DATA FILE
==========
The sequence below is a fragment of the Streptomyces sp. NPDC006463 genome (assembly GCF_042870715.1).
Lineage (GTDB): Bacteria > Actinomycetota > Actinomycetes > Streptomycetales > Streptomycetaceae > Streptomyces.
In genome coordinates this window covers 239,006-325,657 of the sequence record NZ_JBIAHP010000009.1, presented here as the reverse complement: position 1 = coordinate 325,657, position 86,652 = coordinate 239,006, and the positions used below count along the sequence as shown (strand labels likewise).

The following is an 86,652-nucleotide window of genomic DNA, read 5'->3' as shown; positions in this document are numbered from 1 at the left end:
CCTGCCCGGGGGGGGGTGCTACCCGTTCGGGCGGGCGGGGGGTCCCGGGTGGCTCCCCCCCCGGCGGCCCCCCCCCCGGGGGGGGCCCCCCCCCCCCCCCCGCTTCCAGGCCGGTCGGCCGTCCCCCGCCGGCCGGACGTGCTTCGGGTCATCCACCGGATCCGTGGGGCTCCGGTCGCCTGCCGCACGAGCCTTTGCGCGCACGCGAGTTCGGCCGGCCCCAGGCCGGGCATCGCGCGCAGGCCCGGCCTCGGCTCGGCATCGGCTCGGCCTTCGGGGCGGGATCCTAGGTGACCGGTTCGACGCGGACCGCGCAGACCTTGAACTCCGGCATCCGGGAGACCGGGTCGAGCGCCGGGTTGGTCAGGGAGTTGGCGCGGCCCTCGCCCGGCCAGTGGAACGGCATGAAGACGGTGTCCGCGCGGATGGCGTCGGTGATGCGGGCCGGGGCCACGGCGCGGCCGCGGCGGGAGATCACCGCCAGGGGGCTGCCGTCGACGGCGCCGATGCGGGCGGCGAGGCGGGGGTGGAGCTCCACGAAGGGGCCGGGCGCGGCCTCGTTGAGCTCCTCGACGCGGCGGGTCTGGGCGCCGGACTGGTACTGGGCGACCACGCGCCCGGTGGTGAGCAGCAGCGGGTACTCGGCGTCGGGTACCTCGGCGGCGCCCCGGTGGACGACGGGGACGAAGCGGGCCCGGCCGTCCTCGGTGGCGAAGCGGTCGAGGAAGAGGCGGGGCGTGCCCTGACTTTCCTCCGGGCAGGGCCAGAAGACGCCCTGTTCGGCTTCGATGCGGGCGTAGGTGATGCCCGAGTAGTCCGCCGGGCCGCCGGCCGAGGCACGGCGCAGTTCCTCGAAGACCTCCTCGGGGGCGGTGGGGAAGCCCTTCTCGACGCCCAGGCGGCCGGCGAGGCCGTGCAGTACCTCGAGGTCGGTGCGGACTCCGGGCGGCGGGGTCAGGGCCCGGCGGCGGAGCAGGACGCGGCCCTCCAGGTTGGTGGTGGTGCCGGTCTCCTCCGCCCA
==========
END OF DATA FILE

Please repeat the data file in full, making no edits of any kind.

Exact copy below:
The sequence below is a fragment of the Streptomyces sp. NPDC006463 genome (assembly GCF_042870715.1).
Lineage (GTDB): Bacteria > Actinomycetota > Actinomycetes > Streptomycetales > Streptomycetaceae > Streptomyces.
In genome coordinates this window covers 239,006-325,657 of the sequence record NZ_JBIAHP010000009.1, presented here as the reverse complement: position 1 = coordinate 325,657, position 86,652 = coordinate 239,006, and the positions used below count along the sequence as shown (strand labels likewise).

The following is an 86,652-nucleotide window of genomic DNA, read 5'->3' as shown; positions in this document are numbered from 1 at the left end:
CCTGCCCGGGGGGGGGTGCTACCCGTTCGGGCGGGCGGGGGGTCCCGGGTGGCTCCCCCCCCGGCGGCCCCCCCCCCGGGGGGGGCCCCCCCCCCCCCCCCGCTTCCAGGCCGGTCGGCCGTCCCCCGCCGGCCGGACGTGCTTCGGGTCATCCACCGGATCCGTGGGGCTCCGGTCGCCTGCCGCACGAGCCTTTGCGCGCACGCGAGTTCGGCCGGCCCCAGGCCGGGCATCGCGCGCAGGCCCGGCCTCGGCTCGGCATCGGCTCGGCCTTCGGGGCGGGATCCTAGGTGACCGGTTCGACGCGGACCGCGCAGACCTTGAACTCCGGCATCCGGGAGACCGGGTCGAGCGCCGGGTTGGTCAGGGAGTTGGCGCGGCCCTCGCCCGGCCAGTGGAACGGCATGAAGACGGTGTCCGCGCGGATGGCGTCGGTGATGCGGGCCGGGGCCACGGCGCGGCCGCGGCGGGAGATCACCGCCAGGGGGCTGCCGTCGACGGCGCCGATGCGGGCGGCGAGGCGGGGGTGGAGCTCCACGAAGGGGCCGGGCGCGGCCTCGTTGAGCTCCTCGACGCGGCGGGTCTGGGCGCCGGACTGGTACTGGGCGACCACGCGCCCGGTGGTGAGCAGCAGCGGGTACTCGGCGTCGGGTACCTCGGCGGCGCCCCGGTGGACGACGGGGACGAAGCGGGCCCGGCCGTCCTCGGTGGCGAAGCGGTCGAGGAAGAGGCGGGGCGTGCCCTGACTTTCCTCCGGGCAGGGCCAGAAGACGCCCTGTTCGGCTTCGATGCGGGCGTAGGTGATGCCCGAGTAGTCCGCCGGGCCGCCGGCCGAGGCACGGCGCAGTTCCTCGAAGACCTCCTCGGGGGCGGTGGGGAAGCCCTTCTCGACGCCCAGGCGGCCGGCGAGGCCGTGCAGTACCTCGAGGTCGGTGCGGACTCCGGGCGGCGGGGTCAGGGCCCGGCGGCGGAGCAGGACGCGGCCCTCCAGGTTGGTGGTGGTGCCGGTCTCCTCCGCCCA